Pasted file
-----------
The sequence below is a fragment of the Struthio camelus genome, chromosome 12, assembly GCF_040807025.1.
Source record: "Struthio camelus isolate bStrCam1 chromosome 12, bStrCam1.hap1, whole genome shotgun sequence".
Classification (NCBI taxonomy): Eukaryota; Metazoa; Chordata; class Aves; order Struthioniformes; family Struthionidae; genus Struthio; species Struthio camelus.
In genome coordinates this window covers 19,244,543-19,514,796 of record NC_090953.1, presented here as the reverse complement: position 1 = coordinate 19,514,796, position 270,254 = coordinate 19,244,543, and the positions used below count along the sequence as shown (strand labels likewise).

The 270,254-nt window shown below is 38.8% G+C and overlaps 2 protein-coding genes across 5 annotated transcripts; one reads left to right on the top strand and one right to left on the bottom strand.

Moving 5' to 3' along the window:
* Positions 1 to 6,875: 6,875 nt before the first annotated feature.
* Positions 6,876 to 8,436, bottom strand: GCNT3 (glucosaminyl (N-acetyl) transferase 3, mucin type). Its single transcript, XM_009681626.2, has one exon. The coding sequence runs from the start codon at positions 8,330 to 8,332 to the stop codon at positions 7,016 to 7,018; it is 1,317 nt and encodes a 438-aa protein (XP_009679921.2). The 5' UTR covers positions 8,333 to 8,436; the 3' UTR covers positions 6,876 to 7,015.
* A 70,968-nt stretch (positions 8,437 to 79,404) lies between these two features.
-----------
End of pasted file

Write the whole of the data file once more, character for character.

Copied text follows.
The sequence below is a fragment of the Struthio camelus genome, chromosome 12, assembly GCF_040807025.1.
Source record: "Struthio camelus isolate bStrCam1 chromosome 12, bStrCam1.hap1, whole genome shotgun sequence".
Classification (NCBI taxonomy): Eukaryota; Metazoa; Chordata; class Aves; order Struthioniformes; family Struthionidae; genus Struthio; species Struthio camelus.
In genome coordinates this window covers 19,244,543-19,514,796 of record NC_090953.1, presented here as the reverse complement: position 1 = coordinate 19,514,796, position 270,254 = coordinate 19,244,543, and the positions used below count along the sequence as shown (strand labels likewise).

The 270,254-nt window shown below is 38.8% G+C and overlaps 2 protein-coding genes across 5 annotated transcripts; one reads left to right on the top strand and one right to left on the bottom strand.

Moving 5' to 3' along the window:
* Positions 1 to 6,875: 6,875 nt before the first annotated feature.
* Positions 6,876 to 8,436, bottom strand: GCNT3 (glucosaminyl (N-acetyl) transferase 3, mucin type). Its single transcript, XM_009681626.2, has one exon. The coding sequence runs from the start codon at positions 8,330 to 8,332 to the stop codon at positions 7,016 to 7,018; it is 1,317 nt and encodes a 438-aa protein (XP_009679921.2). The 5' UTR covers positions 8,333 to 8,436; the 3' UTR covers positions 6,876 to 7,015.
* A 70,968-nt stretch (positions 8,437 to 79,404) lies between these two features.